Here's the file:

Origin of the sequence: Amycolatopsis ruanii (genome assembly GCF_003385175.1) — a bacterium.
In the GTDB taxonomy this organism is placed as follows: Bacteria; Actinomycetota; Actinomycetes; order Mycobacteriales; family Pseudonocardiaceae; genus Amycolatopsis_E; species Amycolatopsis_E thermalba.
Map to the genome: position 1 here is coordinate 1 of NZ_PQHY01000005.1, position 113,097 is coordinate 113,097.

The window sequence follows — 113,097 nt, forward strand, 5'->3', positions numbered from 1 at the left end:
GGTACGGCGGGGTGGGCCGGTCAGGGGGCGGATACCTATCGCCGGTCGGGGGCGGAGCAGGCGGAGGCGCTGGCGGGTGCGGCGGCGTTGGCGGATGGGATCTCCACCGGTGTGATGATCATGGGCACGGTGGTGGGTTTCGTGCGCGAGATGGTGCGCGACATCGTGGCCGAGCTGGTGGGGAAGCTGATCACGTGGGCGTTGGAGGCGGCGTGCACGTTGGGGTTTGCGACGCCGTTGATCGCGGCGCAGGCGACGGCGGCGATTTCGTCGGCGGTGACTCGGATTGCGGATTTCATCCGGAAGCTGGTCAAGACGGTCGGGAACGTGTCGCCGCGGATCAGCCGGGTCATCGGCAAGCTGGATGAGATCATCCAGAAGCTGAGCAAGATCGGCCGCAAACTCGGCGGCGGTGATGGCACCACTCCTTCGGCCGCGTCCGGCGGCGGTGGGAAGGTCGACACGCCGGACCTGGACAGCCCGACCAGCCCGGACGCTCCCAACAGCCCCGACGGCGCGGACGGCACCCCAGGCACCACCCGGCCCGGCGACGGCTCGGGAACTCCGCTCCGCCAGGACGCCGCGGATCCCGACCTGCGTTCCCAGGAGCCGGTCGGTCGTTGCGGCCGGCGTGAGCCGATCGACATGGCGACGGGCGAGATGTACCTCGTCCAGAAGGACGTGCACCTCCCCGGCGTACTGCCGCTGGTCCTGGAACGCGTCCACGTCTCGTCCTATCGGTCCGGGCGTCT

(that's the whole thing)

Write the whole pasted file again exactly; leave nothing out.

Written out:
Origin of the sequence: Amycolatopsis ruanii (genome assembly GCF_003385175.1) — a bacterium.
In the GTDB taxonomy this organism is placed as follows: Bacteria; Actinomycetota; Actinomycetes; order Mycobacteriales; family Pseudonocardiaceae; genus Amycolatopsis_E; species Amycolatopsis_E thermalba.
Map to the genome: position 1 here is coordinate 1 of NZ_PQHY01000005.1, position 113,097 is coordinate 113,097.

The window sequence follows — 113,097 nt, forward strand, 5'->3', positions numbered from 1 at the left end:
GGTACGGCGGGGTGGGCCGGTCAGGGGGCGGATACCTATCGCCGGTCGGGGGCGGAGCAGGCGGAGGCGCTGGCGGGTGCGGCGGCGTTGGCGGATGGGATCTCCACCGGTGTGATGATCATGGGCACGGTGGTGGGTTTCGTGCGCGAGATGGTGCGCGACATCGTGGCCGAGCTGGTGGGGAAGCTGATCACGTGGGCGTTGGAGGCGGCGTGCACGTTGGGGTTTGCGACGCCGTTGATCGCGGCGCAGGCGACGGCGGCGATTTCGTCGGCGGTGACTCGGATTGCGGATTTCATCCGGAAGCTGGTCAAGACGGTCGGGAACGTGTCGCCGCGGATCAGCCGGGTCATCGGCAAGCTGGATGAGATCATCCAGAAGCTGAGCAAGATCGGCCGCAAACTCGGCGGCGGTGATGGCACCACTCCTTCGGCCGCGTCCGGCGGCGGTGGGAAGGTCGACACGCCGGACCTGGACAGCCCGACCAGCCCGGACGCTCCCAACAGCCCCGACGGCGCGGACGGCACCCCAGGCACCACCCGGCCCGGCGACGGCTCGGGAACTCCGCTCCGCCAGGACGCCGCGGATCCCGACCTGCGTTCCCAGGAGCCGGTCGGTCGTTGCGGCCGGCGTGAGCCGATCGACATGGCGACGGGCGAGATGTACCTCGTCCAGAAGGACGTGCACCTCCCCGGCGTACTGCCGCTGGTCCTGGAACGCGTCCACGTCTCGTCCTATCGGTCCGGGCGTCT